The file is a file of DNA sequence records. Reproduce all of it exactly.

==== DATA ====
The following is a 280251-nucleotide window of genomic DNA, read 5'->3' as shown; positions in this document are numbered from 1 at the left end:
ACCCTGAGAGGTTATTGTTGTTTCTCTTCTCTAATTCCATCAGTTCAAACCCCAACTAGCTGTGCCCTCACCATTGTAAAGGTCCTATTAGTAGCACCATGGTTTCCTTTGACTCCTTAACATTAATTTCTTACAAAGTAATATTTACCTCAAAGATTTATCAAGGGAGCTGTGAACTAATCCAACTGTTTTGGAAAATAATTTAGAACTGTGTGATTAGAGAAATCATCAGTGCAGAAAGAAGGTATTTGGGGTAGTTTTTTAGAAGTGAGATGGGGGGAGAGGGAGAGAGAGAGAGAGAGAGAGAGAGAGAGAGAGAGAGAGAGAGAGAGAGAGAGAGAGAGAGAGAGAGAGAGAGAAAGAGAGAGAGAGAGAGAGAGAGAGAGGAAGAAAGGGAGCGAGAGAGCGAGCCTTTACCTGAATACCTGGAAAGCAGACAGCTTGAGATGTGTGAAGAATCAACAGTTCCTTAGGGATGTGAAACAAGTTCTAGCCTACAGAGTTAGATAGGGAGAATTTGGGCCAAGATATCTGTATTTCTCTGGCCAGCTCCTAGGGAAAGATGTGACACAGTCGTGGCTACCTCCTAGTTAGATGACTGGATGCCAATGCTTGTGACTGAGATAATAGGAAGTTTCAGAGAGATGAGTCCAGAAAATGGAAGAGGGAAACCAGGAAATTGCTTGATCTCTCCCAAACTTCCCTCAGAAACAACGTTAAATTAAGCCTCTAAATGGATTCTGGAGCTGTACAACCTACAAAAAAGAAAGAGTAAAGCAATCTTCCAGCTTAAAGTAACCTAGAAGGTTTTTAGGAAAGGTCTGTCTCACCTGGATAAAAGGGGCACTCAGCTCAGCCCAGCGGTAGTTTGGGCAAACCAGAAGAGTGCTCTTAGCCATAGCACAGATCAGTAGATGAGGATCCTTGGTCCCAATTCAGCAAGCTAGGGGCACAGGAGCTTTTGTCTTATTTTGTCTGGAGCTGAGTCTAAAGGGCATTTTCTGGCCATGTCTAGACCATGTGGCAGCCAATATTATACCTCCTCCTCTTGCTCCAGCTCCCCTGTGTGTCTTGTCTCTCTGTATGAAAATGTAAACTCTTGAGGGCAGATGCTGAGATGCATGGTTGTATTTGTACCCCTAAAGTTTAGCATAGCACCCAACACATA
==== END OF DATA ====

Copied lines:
The following is a 280251-nucleotide window of genomic DNA, read 5'->3' as shown; positions in this document are numbered from 1 at the left end:
ACCCTGAGAGGTTATTGTTGTTTCTCTTCTCTAATTCCATCAGTTCAAACCCCAACTAGCTGTGCCCTCACCATTGTAAAGGTCCTATTAGTAGCACCATGGTTTCCTTTGACTCCTTAACATTAATTTCTTACAAAGTAATATTTACCTCAAAGATTTATCAAGGGAGCTGTGAACTAATCCAACTGTTTTGGAAAATAATTTAGAACTGTGTGATTAGAGAAATCATCAGTGCAGAAAGAAGGTATTTGGGGTAGTTTTTTAGAAGTGAGATGGGGGGAGAGGGAGAGAGAGAGAGAGAGAGAGAGAGAGAGAGAGAGAGAGAGAGAGAGAGAGAGAGAGAGAGAGAGAGAGAGAGAAAGAGAGAGAGAGAGAGAGAGAGAGAGGAAGAAAGGGAGCGAGAGAGCGAGCCTTTACCTGAATACCTGGAAAGCAGACAGCTTGAGATGTGTGAAGAATCAACAGTTCCTTAGGGATGTGAAACAAGTTCTAGCCTACAGAGTTAGATAGGGAGAATTTGGGCCAAGATATCTGTATTTCTCTGGCCAGCTCCTAGGGAAAGATGTGACACAGTCGTGGCTACCTCCTAGTTAGATGACTGGATGCCAATGCTTGTGACTGAGATAATAGGAAGTTTCAGAGAGATGAGTCCAGAAAATGGAAGAGGGAAACCAGGAAATTGCTTGATCTCTCCCAAACTTCCCTCAGAAACAACGTTAAATTAAGCCTCTAAATGGATTCTGGAGCTGTACAACCTACAAAAAAGAAAGAGTAAAGCAATCTTCCAGCTTAAAGTAACCTAGAAGGTTTTTAGGAAAGGTCTGTCTCACCTGGATAAAAGGGGCACTCAGCTCAGCCCAGCGGTAGTTTGGGCAAACCAGAAGAGTGCTCTTAGCCATAGCACAGATCAGTAGATGAGGATCCTTGGTCCCAATTCAGCAAGCTAGGGGCACAGGAGCTTTTGTCTTATTTTGTCTGGAGCTGAGTCTAAAGGGCATTTTCTGGCCATGTCTAGACCATGTGGCAGCCAATATTATACCTCCTCCTCTTGCTCCAGCTCCCCTGTGTGTCTTGTCTCTCTGTATGAAAATGTAAACTCTTGAGGGCAGATGCTGAGATGCATGGTTGTATTTGTACCCCTAAAGTTTAGCATAGCACCCAACACATA